Why are there no diesel hybrid cars?
One of our readers posted a great comment under a story recently asking why there are no diesel hybrid cars in the US market. At first blush it seems like a no brainier. Both appear to offer great fuel efficiency. Why not marry the two? Maybe appearances are deceiving and there are some sound reasons against the technology, or maybe it is just convention. Let's break it down.
First, we should review the goals of cars like the Prius and Honda Accord hybrid. Obviously achieving the most miles per gallon practical is the first goal. Next many would list environmental friendliness. This goal has a few aspects, but emissions at the most measurable and most noted environmental metric, with CO2 emissions in particular being important. Fuel economy is certainly a goal. This is related to fuel efficiency and MPG, but takes into account the cost of the fuel. This might seem obvious, but lowering the amount of crude oil used to make the car go is an objective of many hybrid buyers. Finally, overall cost of ownership needs to be considered. You might notice we have left off drivability. Yes, everyone wants a car that can accelerate safely, but a quarter million people per year buy a new Prius or one of its copycat makes, and they all are relatively slow and handle a little sloppily. We can include this as a goal, but let's not delude ourselves. Most affordable hybrid buyers put that low on their list of needs and wants as proven by current and past sales.
Now let's get the hard facts out of the way. There is no affordable diesel car in the US market that is the fuel efficiency leader (MPG combined) in its class. We have done that story before so if you need to look back do so now. Gasoline cars are the liquid fuel champs in the US in terms of combined fuel efficiency. So starting with a diesel has that disadvantage already.
The next goal is emissions. We want them to be as low as practical. Here again gasoline cars are beating diesel cars. Until very recently diesel cars were much more polluting by pretty much every measure. Then government stepped in to stop that. Diesels now are not allowed to produce the fine particulate and oxides of nitrogen they used to and need to be in line itch gasoline cars. However, the diesels still produce more CO2 per mile than gasoline cars. So in terms of measurable environmental impact, gasoline cars are again the starting place.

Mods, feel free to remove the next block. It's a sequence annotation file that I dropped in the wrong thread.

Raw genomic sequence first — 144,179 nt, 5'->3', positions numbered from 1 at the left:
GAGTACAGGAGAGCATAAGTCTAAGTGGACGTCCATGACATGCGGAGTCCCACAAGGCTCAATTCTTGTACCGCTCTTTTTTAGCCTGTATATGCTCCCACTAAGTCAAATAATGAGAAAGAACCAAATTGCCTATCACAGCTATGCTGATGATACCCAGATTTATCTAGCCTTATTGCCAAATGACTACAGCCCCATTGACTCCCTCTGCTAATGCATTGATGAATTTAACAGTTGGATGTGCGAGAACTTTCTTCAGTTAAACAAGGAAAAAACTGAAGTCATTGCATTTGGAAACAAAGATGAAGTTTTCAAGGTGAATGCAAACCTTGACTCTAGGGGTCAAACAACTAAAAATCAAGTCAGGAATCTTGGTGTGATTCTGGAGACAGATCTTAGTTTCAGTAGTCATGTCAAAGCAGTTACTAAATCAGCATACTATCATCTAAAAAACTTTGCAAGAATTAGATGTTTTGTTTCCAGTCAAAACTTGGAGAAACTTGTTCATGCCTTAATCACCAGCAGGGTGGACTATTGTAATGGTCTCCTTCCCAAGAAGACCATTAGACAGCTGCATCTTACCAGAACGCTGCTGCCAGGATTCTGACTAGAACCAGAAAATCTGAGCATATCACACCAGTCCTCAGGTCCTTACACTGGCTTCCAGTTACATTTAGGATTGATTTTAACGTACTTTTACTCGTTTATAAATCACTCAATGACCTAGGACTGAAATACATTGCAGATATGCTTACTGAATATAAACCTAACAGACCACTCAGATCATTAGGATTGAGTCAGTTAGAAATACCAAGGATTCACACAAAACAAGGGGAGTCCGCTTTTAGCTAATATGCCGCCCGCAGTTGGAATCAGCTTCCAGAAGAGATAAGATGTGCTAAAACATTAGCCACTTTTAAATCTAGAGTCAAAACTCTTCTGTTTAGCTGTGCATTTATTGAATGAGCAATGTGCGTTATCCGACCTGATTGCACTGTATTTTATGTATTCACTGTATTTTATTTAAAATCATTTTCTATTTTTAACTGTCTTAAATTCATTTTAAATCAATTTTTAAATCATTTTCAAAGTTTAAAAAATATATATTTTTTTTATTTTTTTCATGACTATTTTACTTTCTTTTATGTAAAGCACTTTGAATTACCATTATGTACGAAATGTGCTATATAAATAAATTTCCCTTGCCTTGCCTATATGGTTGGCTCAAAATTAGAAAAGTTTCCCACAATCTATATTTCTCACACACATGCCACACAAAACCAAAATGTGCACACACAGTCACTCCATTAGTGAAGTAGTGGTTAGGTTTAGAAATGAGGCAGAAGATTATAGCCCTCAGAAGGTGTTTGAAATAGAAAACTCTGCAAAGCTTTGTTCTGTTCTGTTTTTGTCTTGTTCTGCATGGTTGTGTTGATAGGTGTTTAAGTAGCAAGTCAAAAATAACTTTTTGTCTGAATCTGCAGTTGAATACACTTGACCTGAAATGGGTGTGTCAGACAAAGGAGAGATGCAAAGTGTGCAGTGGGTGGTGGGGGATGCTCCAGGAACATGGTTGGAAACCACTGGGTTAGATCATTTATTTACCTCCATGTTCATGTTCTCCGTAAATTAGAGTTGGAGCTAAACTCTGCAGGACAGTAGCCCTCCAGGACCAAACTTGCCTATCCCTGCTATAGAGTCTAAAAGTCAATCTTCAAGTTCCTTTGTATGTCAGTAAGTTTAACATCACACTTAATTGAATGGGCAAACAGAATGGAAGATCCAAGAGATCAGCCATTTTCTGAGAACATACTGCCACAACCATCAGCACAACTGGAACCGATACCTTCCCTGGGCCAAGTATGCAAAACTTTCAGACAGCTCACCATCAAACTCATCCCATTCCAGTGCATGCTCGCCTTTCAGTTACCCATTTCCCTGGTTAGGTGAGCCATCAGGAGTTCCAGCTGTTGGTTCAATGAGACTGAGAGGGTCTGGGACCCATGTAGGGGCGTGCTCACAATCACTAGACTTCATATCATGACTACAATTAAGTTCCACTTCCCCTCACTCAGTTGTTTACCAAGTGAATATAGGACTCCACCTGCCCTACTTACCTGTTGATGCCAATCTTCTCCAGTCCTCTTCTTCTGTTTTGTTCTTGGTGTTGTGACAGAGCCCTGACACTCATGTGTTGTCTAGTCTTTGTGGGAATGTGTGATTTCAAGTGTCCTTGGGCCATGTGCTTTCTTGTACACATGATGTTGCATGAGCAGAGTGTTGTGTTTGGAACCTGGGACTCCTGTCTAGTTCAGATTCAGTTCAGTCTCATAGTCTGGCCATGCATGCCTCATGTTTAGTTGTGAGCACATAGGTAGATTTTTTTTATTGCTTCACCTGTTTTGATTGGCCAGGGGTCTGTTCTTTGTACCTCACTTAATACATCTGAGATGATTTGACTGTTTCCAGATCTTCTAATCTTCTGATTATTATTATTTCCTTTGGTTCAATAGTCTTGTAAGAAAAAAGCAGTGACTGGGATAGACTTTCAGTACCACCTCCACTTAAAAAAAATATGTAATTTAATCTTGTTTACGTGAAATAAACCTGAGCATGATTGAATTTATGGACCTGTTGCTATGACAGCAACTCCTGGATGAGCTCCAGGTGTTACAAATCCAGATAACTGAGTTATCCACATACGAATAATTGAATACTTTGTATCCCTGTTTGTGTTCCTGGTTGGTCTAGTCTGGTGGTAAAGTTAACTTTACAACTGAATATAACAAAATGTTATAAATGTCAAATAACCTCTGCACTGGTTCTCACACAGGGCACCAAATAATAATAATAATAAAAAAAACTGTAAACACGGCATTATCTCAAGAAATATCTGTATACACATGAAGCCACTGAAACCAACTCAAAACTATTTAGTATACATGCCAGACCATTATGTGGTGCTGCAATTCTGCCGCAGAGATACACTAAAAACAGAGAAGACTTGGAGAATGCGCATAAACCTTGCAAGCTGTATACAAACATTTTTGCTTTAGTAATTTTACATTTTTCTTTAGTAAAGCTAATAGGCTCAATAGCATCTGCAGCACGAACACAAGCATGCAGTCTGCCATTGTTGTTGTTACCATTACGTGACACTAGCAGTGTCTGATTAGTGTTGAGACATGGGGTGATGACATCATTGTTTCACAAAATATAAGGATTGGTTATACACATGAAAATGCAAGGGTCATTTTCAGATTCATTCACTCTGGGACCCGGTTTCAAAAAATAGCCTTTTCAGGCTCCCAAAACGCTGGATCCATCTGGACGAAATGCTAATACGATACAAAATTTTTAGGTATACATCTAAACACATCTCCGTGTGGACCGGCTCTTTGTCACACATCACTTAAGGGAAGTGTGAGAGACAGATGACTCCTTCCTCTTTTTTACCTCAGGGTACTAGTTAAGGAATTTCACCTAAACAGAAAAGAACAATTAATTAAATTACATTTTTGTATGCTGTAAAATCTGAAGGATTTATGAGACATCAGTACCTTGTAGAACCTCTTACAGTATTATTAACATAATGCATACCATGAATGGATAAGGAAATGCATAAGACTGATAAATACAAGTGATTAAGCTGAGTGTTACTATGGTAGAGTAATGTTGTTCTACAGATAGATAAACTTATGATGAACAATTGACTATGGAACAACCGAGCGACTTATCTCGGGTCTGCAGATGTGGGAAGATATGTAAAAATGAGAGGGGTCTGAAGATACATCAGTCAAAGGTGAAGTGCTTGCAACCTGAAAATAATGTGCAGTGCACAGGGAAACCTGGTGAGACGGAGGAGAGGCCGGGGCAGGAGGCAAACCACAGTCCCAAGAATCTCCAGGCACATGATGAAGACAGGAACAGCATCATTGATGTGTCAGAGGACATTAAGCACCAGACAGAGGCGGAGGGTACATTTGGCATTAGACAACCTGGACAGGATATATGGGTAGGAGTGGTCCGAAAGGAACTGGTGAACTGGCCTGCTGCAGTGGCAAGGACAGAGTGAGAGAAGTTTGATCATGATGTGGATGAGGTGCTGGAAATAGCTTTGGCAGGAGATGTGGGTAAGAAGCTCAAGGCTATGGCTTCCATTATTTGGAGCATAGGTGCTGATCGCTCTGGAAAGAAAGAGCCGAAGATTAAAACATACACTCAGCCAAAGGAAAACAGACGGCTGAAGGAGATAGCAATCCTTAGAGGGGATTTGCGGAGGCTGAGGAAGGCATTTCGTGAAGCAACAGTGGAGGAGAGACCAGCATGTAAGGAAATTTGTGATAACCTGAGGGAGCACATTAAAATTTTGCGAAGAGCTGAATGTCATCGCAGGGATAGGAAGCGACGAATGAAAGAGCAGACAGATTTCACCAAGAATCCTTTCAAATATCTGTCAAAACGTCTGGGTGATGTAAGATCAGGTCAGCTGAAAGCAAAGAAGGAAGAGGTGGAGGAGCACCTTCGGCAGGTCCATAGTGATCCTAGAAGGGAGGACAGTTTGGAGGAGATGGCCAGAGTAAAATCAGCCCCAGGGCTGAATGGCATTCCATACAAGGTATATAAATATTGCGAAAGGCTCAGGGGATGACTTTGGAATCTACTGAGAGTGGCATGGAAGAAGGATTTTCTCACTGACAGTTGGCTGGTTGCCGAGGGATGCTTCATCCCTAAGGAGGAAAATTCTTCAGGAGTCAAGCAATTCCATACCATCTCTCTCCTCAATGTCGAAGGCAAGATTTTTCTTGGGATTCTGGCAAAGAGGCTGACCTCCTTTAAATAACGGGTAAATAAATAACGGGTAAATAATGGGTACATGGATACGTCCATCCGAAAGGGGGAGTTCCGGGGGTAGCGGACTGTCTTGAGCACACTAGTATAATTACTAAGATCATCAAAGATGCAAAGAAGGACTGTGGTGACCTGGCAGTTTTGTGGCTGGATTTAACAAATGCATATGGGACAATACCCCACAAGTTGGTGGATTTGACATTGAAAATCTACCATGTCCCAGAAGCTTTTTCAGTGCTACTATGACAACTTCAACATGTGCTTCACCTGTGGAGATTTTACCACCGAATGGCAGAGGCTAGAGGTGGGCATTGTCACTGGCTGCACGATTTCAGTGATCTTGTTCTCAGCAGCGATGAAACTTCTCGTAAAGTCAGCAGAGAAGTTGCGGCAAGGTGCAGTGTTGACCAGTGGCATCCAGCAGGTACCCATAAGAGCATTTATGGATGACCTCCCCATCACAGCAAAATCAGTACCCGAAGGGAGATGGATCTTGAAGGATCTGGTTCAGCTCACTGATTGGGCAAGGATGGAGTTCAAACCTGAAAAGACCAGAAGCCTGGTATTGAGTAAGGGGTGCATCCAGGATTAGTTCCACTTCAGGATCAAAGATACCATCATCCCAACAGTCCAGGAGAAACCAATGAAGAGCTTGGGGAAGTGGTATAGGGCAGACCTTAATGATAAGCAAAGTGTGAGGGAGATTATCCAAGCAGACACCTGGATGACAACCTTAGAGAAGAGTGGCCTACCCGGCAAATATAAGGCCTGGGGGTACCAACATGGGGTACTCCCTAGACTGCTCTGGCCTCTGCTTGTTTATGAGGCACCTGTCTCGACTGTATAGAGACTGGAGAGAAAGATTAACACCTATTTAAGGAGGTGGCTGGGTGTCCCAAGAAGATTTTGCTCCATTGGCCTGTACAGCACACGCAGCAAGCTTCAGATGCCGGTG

Fuel economy is next. Here in the US diesel costs about 20% more than gasoline. Taxes are only a small part of the reason why. Things could be done about that which might help with this, but in the US we presently use all the diesel fuel that we produce domestically. Sure, we could artificially lower the price of diesel in comparison to gasoline like many European countries do, but why? The fact is that just to match the fuel economy of a gasoline car like the Corolla, which can get 35 MPG combined, a diesel rival needs to achieve 42 MPG.
Related to this issue is that diesel in America is currently much worse than gasoline in terms of miles per gallon of crude. That is because l like it or not, the US refineries create much more gasoline from a gallon of crude than diesel. The EIA says it is 11 gallons of diesel and 19 gallons of gasoline per barrel. Since we are already a net importer of liquid crude, why import more just to switch to diesel?
Diesel vehicles offered by automakers that also have a similarly powered gasoline engine option charge more for the diesel. It seems the diesel engines cost more to make. So the initial cost is higher. Could that be offset by lower maintenance costs, or higher residual value? Maybe.
Finally, we come to drivability. Diesel lovers always cite two things about the cars they like most. First, the relatively higher torque compared to naturally aspirated gasoline cars. To me that is a non-issue. All diesels now use turbos, and the torque is nice, but turbocharged gasoline cars are also torquey. The electric motor drive from the hybrid is also going to add torque to the vehicle, so the diesel advantage here is not very helpful. Plus, there are turbocharged gasoline hybrids on the market now so that is clearly a possibility.
Next the diesel advocates cite the great highway fuel economy of diesels. This is a valid advantage of diesels. Remember though, the hybrid we create is going to have all the aerodynamic and rolling resistance improvements possible. Is slightly better highway mileage worth the compromises we have already listed out that diesels force us to live with?
After a closer look the diesel hybrid makes less sense. If you need any proof that automakers that have in the past pushed diesel are now turning to gasoline electric hybrids look no further than Volkswagen. Their new Golf GTE hybrid will soon join the Jetta (turbo gasoline) hybrid in the US market.